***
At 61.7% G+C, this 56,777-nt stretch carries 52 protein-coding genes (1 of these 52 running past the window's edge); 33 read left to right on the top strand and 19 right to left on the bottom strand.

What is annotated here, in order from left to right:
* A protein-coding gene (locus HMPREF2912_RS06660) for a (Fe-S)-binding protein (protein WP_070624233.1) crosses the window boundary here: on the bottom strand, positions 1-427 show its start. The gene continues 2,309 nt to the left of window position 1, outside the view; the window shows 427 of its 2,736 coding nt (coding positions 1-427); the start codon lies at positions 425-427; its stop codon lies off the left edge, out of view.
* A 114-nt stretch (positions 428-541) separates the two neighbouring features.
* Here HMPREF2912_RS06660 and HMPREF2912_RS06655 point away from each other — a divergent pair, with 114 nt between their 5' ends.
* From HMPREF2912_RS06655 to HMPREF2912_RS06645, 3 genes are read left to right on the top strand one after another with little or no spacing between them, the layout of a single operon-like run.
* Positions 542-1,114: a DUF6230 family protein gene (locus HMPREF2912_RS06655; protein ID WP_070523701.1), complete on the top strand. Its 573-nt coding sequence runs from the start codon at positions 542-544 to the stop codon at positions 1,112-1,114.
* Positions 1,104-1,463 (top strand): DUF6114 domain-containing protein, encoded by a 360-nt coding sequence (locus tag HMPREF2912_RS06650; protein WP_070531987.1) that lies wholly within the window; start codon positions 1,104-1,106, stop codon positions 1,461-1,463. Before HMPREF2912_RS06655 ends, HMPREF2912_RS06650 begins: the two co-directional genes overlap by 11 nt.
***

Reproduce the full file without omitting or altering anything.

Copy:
At 61.7% G+C, this 56,777-nt stretch carries 52 protein-coding genes (1 of these 52 running past the window's edge); 33 read left to right on the top strand and 19 right to left on the bottom strand.

What is annotated here, in order from left to right:
* A protein-coding gene (locus HMPREF2912_RS06660) for a (Fe-S)-binding protein (protein WP_070624233.1) crosses the window boundary here: on the bottom strand, positions 1-427 show its start. The gene continues 2,309 nt to the left of window position 1, outside the view; the window shows 427 of its 2,736 coding nt (coding positions 1-427); the start codon lies at positions 425-427; its stop codon lies off the left edge, out of view.
* A 114-nt stretch (positions 428-541) separates the two neighbouring features.
* Here HMPREF2912_RS06660 and HMPREF2912_RS06655 point away from each other — a divergent pair, with 114 nt between their 5' ends.
* From HMPREF2912_RS06655 to HMPREF2912_RS06645, 3 genes are read left to right on the top strand one after another with little or no spacing between them, the layout of a single operon-like run.
* Positions 542-1,114: a DUF6230 family protein gene (locus HMPREF2912_RS06655; protein ID WP_070523701.1), complete on the top strand. Its 573-nt coding sequence runs from the start codon at positions 542-544 to the stop codon at positions 1,112-1,114.
* Positions 1,104-1,463 (top strand): DUF6114 domain-containing protein, encoded by a 360-nt coding sequence (locus tag HMPREF2912_RS06650; protein WP_070531987.1) that lies wholly within the window; start codon positions 1,104-1,106, stop codon positions 1,461-1,463. Before HMPREF2912_RS06655 ends, HMPREF2912_RS06650 begins: the two co-directional genes overlap by 11 nt.